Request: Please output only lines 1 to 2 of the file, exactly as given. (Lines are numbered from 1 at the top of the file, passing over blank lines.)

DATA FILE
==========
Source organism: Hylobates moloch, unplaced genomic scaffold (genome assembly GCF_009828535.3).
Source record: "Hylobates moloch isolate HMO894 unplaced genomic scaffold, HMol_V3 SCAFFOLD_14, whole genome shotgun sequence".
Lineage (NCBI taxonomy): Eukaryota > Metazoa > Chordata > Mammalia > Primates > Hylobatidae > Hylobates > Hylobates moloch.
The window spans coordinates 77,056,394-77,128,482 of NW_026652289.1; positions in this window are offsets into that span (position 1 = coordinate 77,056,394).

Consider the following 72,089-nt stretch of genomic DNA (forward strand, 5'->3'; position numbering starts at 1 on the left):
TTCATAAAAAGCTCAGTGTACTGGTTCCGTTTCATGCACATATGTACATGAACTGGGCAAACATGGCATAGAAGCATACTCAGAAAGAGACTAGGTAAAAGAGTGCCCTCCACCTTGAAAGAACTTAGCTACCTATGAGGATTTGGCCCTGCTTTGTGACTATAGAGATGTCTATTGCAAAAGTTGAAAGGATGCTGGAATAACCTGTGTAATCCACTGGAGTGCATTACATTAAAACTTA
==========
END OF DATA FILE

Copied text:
Source organism: Hylobates moloch, unplaced genomic scaffold (genome assembly GCF_009828535.3).
Source record: "Hylobates moloch isolate HMO894 unplaced genomic scaffold, HMol_V3 SCAFFOLD_14, whole genome shotgun sequence".